By Matt Sicard

Matt Sicard, a reader of this blog, was kind enough to send me a very extensive, detailed, and scholarly analysis of the penetrative power of shotgun pellets at various velocities and ranges. The treatment of this very complex subject involves a lot of mathenatics, but he has broken things down into and exhaustive set of tables that summarize his data.

His discussion of the material is given below. If you have questions or need assistance with the work, please feel free to e-mail Matt.

Because this is a very long document I've formatted it into a PDF and you can download it by clicking on this link.

My deepest thanks to Matt for the tremendous amount of work this sort of thing entails, and for his willingness to share it with the hunting and shooting community. It will no doubt be of significant importance to all of us who use shotguns in our hunting.

Over the past few months I have been busy writing and editing a 73 page document with penetration tables for lead shot sizes #2-#9, steel shot sizes BBB-#6, Buckshot 0000-#4, and a couple others for use as round ball slugs. The penetration tables cover muzzle velocities from 1000-1600 fps for lead shot, 1300-1700 fps for steel shot, and 900 fps-1300 fps for buckshot. From the muzzle to 75 yards for lead and steel, and to 100 yards for buckshot.

I used a shot ballistics calculator found on to determine the retained velocity over a distance (using an assumed altitude of 1000 feet above sea level, and air temperature of 66 degrees Fahrenheit. I live at 900 feet above sea level so the assumed 1000 feet isn't quite arbitrary). The formula I used to calculate the penetration is my own invention (I'm pretty sure), and it accurately models the penetration shown by the KPY Shot-Shell Ballistics Calculator, accurate generally to within +/- 1/100 of the penetration determined by that calculator.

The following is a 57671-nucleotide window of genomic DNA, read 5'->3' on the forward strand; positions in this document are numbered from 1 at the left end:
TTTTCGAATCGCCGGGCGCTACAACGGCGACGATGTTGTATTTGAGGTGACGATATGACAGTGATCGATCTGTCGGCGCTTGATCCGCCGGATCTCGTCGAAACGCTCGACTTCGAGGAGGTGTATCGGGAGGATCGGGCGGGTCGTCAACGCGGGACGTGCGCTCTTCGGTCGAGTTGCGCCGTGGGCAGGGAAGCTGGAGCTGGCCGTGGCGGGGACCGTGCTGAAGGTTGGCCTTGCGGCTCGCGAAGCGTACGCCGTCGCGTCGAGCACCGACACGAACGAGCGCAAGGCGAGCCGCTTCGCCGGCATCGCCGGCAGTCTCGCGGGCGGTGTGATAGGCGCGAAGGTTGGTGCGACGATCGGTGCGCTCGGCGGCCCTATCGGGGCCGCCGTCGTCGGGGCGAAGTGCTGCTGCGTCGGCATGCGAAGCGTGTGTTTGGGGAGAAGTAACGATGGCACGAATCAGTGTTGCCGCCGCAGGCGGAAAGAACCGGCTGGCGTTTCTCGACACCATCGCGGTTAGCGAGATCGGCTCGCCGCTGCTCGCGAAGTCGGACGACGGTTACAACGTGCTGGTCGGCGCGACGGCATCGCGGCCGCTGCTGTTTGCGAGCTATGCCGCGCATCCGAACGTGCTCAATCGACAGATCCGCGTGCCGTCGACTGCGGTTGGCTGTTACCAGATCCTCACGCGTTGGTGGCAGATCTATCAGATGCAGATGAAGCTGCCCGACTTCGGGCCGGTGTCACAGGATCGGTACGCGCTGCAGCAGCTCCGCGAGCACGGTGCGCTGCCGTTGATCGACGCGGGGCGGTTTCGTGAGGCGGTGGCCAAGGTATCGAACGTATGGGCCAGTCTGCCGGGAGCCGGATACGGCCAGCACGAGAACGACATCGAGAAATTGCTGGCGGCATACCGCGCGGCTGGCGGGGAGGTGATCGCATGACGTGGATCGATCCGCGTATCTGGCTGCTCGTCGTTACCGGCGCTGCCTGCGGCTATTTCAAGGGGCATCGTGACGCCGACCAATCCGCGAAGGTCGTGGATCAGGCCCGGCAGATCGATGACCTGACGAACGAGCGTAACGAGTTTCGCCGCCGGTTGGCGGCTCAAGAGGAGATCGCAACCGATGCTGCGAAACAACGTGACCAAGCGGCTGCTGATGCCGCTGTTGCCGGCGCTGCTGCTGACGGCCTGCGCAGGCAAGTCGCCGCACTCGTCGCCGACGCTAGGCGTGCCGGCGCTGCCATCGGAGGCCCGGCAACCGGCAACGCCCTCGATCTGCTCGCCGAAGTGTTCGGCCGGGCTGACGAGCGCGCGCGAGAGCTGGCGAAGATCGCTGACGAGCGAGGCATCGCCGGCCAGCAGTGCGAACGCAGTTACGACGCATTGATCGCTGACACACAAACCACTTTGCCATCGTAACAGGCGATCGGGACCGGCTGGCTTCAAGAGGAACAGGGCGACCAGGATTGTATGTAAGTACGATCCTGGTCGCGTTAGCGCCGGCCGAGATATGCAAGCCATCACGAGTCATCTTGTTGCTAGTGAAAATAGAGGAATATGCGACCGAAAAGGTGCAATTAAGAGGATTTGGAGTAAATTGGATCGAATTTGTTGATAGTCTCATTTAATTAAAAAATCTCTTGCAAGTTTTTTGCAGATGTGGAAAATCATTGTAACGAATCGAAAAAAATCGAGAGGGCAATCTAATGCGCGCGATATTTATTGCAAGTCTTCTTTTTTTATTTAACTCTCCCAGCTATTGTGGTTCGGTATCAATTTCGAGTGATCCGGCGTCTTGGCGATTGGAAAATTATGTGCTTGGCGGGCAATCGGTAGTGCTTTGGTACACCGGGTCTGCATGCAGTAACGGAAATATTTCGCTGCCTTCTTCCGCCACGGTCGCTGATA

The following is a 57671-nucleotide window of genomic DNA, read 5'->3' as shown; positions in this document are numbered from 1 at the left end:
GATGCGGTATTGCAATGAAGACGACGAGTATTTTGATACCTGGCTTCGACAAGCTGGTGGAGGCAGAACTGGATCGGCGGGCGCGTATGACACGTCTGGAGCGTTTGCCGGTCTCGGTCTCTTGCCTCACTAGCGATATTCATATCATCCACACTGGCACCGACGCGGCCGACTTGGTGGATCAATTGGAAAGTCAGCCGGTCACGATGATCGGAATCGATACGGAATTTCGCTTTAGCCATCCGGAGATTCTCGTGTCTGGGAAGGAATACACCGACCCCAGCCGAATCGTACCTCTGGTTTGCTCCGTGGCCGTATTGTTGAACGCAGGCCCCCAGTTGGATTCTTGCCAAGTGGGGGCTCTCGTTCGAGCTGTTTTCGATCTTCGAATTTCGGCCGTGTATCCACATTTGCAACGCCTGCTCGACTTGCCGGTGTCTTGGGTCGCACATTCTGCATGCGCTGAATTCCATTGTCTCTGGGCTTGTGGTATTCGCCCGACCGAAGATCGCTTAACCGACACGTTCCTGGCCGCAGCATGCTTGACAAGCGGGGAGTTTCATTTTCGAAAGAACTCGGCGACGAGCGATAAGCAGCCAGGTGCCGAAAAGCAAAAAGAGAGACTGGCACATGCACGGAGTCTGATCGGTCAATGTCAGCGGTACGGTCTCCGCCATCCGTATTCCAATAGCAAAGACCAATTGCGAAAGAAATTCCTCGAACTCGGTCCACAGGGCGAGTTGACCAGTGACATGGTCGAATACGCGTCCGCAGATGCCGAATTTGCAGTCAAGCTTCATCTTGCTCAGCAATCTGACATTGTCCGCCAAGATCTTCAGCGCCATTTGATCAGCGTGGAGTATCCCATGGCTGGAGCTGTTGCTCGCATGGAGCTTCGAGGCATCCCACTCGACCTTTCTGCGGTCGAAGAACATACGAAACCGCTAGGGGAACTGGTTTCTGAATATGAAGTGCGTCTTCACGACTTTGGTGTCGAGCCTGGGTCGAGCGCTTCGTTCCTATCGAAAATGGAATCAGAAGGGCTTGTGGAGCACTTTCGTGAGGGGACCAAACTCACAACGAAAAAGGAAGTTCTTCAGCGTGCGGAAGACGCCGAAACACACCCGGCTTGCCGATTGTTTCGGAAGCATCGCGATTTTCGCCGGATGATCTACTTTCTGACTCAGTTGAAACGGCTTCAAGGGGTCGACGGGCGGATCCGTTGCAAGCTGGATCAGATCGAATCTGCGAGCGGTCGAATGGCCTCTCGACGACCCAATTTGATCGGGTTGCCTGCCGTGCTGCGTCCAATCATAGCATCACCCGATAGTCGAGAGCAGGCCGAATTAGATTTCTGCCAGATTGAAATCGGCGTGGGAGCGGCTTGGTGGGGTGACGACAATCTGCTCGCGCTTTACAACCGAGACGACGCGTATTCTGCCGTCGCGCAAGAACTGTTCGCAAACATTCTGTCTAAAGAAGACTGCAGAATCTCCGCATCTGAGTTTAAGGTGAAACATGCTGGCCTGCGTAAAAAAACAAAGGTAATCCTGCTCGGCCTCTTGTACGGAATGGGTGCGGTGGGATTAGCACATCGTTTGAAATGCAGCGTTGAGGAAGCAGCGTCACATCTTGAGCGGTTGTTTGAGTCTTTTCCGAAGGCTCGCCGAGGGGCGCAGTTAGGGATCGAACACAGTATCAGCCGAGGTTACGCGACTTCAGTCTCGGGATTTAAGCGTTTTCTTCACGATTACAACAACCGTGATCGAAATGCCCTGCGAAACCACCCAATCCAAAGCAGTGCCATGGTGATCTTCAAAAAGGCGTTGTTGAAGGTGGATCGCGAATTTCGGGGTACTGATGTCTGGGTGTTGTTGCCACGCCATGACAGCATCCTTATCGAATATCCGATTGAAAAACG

I also include a basic recoil formula that omits the recoil created by the powder, and the mass of the wad, just to demonstrate how shot increases and velocity increases affect recoil. As well as the penetration formula itself, with explanations on how to use it. The final page I titled "Other Considerations" which asserts potential flaws in the data, and things that I think need to also be taken into consideration.

The practical experience behind this was performed by the people who created the KPY Ballistics Program, and Dr S Wardlaw, the man who created the ballistic calculator I used to obtain the downrange velocities. This specifically applies to shotgun projectiles, though the formula can be applied to round balls. The only issue is that I'd expect far more deformation with larger projectiles, and thus less penetration than my formula might represent.